Now this is what you call P-Funk. Nina Hagen, Germany’s Godmother of Punk, and Prime Minister of Funk George Clinton, America’s Dr. Funkenstein, came together for the iconic singer’s new single, “Unity,” according to Rolling Stone. Hagen, who wrote the song immediately after the murder of George Floyd, says this her tribute to the Black Lives Matter movement. Hagen also announced she will issue her first album in nine years, since 2011’s Volksbeat.
“’Unity’ was created immediately after the incredibly cowardly and brutal murder of George Floyd,” Hagen said in a statement, via Rolling Stone. “A song about the indestructible dream of charity. From the longing for human values, for social unity and justice.” Clinton is a strong presence on the dub track, which calls for “unity in the community.” While the song drips of both cosmic alliance and Christian Gospel, it is not quite as preachy and optimistic as it may appear. Freedom is never really won, it’s earned, as she paraphrases Coretta Scott King. Hagen, a master of subversion, throws in a line about something being in the water.
Hagen has always made herself available in the political abyss, whether fighting against forced psychiatric treatment or laying siege to fur fashion shows in Paris. Her 1986 single with Lene Lovich, “Don’t Kill the Animals,” protested the product testing on animals. Hagen’s own father was an anti-fascist in the Nazi resistance during World War II, and was a subject in Nazi human experiments. His father died in a concentration camp.
Hagen was born to be a political artist. Her stepfather was anti-establishment singer-songwriter Wolf Biermann, and when Hagen attempted to study acting, the government itself issued a restraining order. So she sang. First with the band Automobil, with whom she had the 1974 hit single “Du Hast den Farbfilm Vergessen,” translated as “You forgot the color film,” it was a veiled attack on the East German government. She recruited Manfred Preaker, Herwig Mitteregger, and Bernhard Potschka of the band “Lokomotive Kreuzberg” and composer Reinhold Heil for the Nina Hagen Band in 1977. In 1981, Hagen named her daughter Cosma Shiva after seeing a UFO while pregnant. On her first English-language album, NunSexMonkRock, she promised “there’s a revolution going on.”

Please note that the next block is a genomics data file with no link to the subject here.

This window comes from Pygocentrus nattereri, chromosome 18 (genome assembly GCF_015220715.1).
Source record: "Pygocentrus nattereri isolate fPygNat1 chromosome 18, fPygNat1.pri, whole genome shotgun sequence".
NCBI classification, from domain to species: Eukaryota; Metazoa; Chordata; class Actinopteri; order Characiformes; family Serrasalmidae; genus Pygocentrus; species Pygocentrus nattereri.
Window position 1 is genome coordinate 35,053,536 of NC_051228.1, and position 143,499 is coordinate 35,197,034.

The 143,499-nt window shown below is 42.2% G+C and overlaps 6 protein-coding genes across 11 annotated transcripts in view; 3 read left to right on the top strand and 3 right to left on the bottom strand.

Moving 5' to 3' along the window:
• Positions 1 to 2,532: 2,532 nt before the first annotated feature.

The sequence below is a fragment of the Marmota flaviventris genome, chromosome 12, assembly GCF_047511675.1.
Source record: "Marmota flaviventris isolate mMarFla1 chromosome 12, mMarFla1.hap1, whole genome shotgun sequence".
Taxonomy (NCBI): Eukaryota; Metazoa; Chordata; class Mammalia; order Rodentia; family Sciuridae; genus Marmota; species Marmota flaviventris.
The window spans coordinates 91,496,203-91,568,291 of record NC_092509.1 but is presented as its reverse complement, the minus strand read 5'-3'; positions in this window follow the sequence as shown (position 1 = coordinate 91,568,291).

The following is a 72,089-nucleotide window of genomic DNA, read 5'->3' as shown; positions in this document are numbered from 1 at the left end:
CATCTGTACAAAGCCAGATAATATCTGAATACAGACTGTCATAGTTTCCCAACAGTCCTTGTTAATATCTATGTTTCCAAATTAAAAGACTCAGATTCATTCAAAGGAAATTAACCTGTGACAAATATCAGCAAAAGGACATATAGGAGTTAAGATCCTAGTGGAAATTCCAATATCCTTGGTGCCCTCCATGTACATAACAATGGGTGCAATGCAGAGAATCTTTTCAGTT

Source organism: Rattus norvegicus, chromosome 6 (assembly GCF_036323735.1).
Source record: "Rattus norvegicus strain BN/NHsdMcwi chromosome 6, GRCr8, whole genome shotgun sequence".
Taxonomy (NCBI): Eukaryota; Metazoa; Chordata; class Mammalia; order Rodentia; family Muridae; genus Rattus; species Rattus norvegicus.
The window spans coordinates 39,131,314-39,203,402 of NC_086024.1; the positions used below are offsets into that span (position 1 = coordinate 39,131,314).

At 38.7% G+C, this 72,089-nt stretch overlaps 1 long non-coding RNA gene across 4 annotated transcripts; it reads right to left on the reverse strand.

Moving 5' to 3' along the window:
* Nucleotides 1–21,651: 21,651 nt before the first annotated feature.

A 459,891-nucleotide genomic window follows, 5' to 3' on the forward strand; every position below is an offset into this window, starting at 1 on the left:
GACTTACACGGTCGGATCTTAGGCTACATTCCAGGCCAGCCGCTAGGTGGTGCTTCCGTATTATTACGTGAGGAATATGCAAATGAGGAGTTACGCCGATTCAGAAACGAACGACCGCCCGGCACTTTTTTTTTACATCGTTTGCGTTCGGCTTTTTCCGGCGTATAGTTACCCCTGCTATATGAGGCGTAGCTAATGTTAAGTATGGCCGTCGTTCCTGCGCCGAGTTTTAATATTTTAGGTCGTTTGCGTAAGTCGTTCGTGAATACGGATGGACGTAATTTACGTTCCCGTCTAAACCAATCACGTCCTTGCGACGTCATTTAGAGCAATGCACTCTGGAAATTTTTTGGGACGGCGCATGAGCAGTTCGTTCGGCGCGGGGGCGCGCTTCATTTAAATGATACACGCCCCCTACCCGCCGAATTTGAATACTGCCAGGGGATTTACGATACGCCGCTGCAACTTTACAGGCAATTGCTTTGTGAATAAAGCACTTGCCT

Hagen has put out about 15 solo and was the voice of Sally in the German release of Tim Burton’s The Nightmare Before Christmas. She gave all her clothes away to Anthony Kiedis who turned it into the Red Hot Chili Peppers’ hit “Give It Away,” and appeared with John Frusciante on her Street album. The Red Hot Chili Peppers were part of the P-Funk army, along with Galactic and Fishbone, when they toured with George Clinton.
Funk pioneer Clinton came out of retirement for this mothership connection with Hagen. He announced he was through when he reunited with Parliament after 38 years for the Medicaid Fraud Dogg album in 2018. He reunited with Funkadelic the year before. He even released a memoir in 2017. Clinton, who’d been testifying since he started recording with the Parliaments in 1967, promised Afrofuturistic political sanctuary in the form of the Funkadelics album Free Your Mind And Your Ass Will Follow. Subsequent albums warned us America Eats its Young. Clinton was inducted into the Rock And Roll Hall Of Fame in 1997 by Prince. Nina Hagen’s new album’s release date has not yet been announced, but “Unity” is available from Berlin-based Groenland Records.